According to the National Institute of Neurological Disorders and Stroke (NINDS), dyslexia is a learning disability characterized by reading and spelling difficulties. Children who suffer from this condition generally tend to be slower learners compared to the rest of the population, but this does not necessarily mean that their IQs are lower. In fact, many of them tend to have average or above-average cognitive abilities, according to the Boston Children’s Hospital. Here is some more information about this topic:
An Overview of Dyslexia
Dyslexia is a brain-based disorder that impairs a person’s reading, spelling, and visual-verbal response ability. This disorder can occur during childhood or adulthood. The common causes of dyslexia in adults include dementia and brain injury. In some cases, parents pass the genes responsible for causing dyslexia to their children. Unfortunately, there is no cure for dyslexia although researchers are working on a wide range of treatment options including gene therapy.
The common symptoms of dyslexia include:
• Difficulty spelling letters and words
• Difficulty performing math computations
• Reading slowly
• Difficulty writing
• Wide disparity between listening and reading comprehension
• Difficulty learning rhymes
• Inability to recall sequences
• Inability to understand jokes
• Problems memorizing words or expressions
Since dyslexia interferes with the way the brain works and processes information, patients need to adopt a non-traditional approach to learning. To start with, the Mayo Clinic recommends hiring a reading specialist to take a child with dyslexia through specialized one-on-one tutoring sessions. A dyslexia specialist will help your child learn how to read words and letters aloud, learn the phonemes that make up words, comprehend/understand words and expressions, as well as build his/her vocabulary.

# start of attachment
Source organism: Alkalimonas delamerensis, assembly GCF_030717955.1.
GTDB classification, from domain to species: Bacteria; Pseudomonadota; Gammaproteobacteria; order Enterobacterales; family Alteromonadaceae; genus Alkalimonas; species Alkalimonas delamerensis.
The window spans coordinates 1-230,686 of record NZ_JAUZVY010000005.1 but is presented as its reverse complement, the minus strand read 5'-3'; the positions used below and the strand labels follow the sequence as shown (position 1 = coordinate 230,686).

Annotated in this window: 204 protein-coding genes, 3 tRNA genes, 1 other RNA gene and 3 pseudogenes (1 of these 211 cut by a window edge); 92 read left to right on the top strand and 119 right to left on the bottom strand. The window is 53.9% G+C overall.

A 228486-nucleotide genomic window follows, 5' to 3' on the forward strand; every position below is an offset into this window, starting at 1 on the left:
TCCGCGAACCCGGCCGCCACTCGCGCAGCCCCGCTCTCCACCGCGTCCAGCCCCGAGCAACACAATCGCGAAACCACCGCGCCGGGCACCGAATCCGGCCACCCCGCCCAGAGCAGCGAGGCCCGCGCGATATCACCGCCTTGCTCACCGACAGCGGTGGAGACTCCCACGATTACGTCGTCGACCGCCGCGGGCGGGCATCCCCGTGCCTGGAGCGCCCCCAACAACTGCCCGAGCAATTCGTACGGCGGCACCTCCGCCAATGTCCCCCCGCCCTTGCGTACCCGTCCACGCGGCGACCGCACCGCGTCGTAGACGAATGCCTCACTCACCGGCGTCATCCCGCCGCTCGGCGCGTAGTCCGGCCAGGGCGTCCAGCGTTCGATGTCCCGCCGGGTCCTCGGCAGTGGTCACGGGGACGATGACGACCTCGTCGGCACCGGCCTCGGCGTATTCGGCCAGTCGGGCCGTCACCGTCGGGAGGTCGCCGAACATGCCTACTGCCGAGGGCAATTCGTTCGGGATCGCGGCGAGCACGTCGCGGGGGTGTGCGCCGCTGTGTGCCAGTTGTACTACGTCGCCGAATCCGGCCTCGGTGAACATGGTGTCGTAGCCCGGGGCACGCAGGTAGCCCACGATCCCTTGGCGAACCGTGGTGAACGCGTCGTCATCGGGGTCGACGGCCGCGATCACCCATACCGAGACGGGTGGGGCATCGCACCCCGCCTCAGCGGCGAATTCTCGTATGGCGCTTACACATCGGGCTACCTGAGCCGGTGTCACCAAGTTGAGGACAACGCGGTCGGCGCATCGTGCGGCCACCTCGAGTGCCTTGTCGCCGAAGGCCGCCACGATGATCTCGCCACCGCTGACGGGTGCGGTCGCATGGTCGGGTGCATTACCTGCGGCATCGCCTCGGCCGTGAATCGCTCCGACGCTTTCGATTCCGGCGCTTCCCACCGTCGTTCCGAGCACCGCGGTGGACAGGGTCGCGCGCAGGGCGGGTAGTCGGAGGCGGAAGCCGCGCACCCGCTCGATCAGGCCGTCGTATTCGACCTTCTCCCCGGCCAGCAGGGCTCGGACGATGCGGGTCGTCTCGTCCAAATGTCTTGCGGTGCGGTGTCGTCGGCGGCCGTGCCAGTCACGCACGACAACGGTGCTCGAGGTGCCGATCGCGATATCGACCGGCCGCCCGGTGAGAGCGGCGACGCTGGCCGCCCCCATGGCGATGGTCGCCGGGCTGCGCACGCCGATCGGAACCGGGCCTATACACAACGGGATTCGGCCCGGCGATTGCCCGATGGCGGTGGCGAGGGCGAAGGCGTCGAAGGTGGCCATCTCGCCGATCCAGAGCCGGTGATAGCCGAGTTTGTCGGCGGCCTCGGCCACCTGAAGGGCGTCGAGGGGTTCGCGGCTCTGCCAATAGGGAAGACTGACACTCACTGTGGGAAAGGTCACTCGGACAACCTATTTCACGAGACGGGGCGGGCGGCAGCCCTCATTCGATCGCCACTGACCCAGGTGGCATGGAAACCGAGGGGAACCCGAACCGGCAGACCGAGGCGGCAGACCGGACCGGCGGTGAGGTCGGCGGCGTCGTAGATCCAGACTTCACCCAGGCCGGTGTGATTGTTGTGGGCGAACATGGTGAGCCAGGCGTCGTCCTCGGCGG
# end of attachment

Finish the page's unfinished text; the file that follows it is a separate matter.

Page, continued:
Moreover, a dyslexia tutor can use audio or video content to help your child visualize and trace letters, numbers, and words. Another approach is requesting your child’s school administrator or teacher to put him/her on an Individualized Education Plan (IEP). The earlier a child with dyslexia receives specialized learning attention, the better his/her chances of succeeding in elementary school, high school, and college/university.
Besides teachers and reading specialists, parents have a huge impact on their children’s learning outcomes. The Learning Disabilities Association of America (LDA) recommends helping your child learn by reading aloud to him/her while at home. According to the Mayo clinic, parents who suspect that their children have dyslexia should let them listen to recorded material like stories from as early as when they are six months old. It is also advisable to read progressively difficult stories to your child to help him/her build new vocabulary.
If your child is frustrated by homework tasks, divide them into smaller and more manageable chunks. In addition, encourage your child to try again by helping him/her read aloud homework instructions. In between homework problems, allow your child to take breaks. At the same time, congratulate him/her for each completed task. Finally, use multi-sensory learning aids to help your child develop logic.
At REACH Professional In-Home Tutoring, our special needs tutors will help your child to develop the skills they need to catch up, keep up, and move ahead! We know how frustrating a condition like dyslexia can be for children and their parents. Call us today for a free consultation. We have special needs tutors standing by in Los Angeles, Santa Clara County and Orange County. 1-877-947-3224